3-19.100

Regular Witness

General assistance on witness matters is available by calling 202-307-1942 or 202-307-1943 or writing to the Simplified Acquisition Services, Attention: Special Authorizations, Procurement Services Staff, Justice Management Division, Suite 1040, National Place Building, Washington DC 20530. Procedures for the acquisition of expert witnesses and litigative consultants is found in USAP 3-19.000.001(M).

The Department is authorized to pay for compensation of the following witnesses:

[updated October 2002]

3-19.111

Expert Witness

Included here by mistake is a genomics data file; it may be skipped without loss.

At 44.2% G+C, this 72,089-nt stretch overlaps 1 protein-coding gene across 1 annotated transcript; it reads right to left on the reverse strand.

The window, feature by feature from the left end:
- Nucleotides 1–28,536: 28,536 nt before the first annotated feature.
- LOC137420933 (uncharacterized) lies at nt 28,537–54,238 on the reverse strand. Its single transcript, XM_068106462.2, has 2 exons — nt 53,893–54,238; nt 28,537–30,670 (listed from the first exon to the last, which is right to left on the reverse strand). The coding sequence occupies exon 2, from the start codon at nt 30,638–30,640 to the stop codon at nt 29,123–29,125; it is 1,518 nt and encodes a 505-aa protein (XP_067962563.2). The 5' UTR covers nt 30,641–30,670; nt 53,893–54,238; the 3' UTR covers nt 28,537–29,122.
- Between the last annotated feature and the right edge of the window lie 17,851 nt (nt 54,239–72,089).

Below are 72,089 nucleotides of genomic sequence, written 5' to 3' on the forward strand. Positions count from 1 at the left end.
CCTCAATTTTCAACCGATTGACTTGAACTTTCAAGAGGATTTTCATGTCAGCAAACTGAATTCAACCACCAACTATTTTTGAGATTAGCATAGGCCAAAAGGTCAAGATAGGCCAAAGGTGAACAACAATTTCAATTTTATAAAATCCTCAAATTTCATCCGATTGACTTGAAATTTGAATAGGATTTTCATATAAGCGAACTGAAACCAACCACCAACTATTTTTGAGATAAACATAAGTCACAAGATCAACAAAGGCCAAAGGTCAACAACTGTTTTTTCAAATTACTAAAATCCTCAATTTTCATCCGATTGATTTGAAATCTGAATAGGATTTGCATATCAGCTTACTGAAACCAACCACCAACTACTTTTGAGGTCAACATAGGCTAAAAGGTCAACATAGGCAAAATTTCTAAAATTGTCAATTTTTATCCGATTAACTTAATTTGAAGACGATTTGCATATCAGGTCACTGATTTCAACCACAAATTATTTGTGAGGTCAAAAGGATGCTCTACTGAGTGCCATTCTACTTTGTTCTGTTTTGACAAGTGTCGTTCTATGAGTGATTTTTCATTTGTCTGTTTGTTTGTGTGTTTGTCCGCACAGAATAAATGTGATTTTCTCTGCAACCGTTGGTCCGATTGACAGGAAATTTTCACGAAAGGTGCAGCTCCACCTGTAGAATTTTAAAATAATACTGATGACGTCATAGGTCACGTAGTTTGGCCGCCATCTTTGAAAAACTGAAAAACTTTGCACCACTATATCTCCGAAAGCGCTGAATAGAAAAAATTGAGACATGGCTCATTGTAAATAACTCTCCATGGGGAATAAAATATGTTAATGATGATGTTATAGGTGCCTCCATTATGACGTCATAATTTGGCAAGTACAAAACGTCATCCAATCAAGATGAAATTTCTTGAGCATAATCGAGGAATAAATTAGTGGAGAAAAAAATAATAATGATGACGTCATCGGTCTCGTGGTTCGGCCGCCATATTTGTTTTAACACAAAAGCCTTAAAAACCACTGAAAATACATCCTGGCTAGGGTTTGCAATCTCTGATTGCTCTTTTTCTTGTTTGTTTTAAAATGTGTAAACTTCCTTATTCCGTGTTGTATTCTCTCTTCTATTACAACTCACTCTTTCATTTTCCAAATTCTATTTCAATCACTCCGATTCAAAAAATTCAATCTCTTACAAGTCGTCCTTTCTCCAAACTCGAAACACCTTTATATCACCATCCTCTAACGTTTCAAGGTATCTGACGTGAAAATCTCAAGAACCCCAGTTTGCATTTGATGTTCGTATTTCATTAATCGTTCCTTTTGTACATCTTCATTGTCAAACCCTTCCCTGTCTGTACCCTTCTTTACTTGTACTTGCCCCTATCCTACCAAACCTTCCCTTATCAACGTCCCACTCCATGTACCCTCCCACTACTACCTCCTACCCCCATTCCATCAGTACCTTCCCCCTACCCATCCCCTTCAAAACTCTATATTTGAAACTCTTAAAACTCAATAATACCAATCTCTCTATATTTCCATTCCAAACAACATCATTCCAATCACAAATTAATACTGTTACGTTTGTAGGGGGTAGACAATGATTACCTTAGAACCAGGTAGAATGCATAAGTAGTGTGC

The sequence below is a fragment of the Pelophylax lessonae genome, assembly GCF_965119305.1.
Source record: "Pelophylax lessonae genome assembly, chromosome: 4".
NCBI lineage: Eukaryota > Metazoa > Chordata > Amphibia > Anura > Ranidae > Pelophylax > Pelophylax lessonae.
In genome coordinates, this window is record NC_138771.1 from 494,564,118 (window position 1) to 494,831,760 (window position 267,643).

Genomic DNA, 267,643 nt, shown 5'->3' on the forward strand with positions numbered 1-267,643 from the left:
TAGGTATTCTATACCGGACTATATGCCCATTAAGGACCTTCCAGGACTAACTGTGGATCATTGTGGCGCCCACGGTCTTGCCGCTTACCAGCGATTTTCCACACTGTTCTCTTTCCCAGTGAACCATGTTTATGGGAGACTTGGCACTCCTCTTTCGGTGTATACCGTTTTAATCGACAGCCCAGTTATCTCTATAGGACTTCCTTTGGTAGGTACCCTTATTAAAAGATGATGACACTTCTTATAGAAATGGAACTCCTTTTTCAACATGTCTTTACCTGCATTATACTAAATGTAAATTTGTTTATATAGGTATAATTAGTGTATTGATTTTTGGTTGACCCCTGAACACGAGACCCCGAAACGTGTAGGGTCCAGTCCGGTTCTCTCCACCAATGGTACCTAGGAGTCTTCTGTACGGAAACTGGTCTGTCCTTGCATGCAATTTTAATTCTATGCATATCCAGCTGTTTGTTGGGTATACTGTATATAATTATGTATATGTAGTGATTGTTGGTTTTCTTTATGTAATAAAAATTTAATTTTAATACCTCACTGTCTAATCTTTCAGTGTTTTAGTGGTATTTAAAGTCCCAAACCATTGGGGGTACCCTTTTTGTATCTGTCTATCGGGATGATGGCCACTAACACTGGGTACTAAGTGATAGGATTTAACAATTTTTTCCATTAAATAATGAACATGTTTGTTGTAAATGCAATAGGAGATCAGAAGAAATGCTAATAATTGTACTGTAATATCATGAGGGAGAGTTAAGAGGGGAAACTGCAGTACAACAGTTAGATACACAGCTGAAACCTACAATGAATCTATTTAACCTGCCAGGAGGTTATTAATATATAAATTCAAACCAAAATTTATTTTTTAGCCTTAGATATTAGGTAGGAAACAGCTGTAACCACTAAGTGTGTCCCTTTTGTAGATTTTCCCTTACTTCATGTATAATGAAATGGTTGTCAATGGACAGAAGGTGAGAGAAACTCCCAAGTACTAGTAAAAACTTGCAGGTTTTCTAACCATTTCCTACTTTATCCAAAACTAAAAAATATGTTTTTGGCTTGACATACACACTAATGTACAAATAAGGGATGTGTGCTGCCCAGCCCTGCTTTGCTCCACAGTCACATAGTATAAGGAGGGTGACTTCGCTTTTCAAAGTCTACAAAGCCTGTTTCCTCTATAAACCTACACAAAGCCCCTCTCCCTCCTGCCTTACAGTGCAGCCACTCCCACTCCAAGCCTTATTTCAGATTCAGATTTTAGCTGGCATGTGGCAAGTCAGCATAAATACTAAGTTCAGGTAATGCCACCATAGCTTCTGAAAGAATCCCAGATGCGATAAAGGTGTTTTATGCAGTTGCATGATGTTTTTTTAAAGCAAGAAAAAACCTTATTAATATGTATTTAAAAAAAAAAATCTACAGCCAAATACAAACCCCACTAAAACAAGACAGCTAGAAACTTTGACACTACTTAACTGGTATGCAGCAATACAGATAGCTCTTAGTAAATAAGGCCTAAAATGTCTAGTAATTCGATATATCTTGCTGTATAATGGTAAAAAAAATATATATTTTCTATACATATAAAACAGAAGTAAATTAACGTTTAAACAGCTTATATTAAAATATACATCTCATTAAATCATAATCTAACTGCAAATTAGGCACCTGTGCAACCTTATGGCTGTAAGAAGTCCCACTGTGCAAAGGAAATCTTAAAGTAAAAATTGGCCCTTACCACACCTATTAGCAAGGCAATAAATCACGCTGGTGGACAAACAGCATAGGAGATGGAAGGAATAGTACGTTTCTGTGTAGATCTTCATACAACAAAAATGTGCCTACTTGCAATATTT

An expert witness qualifies as an expert by knowledge, skill, experience, training or education, and may testify in the form of an opinion or otherwise. (See Federal Rules of Evidence, Rules 702 and 703). The testimony must cover more than a mere recitation of facts. It should involve opinions on hypothetical situations, diagnoses, analyses of facts, drawing of conclusions, etc., all which involve technical thought or effort independent of mere facts.

3-19.112

Fact Witness

A fact witness is a person whose testimony consists of the recitation of facts and/or events, as opposed to an expert witness, whose testimony consists of the presentation of an opinion, a diagnosis, etc.

3-19.113

International Witness

An international witness is a witness who resides outside the territory of the United States. They may be citizens of other countries or of the United States. The Department of Justice must observe the laws and regulations of the other countries when contacting these persons.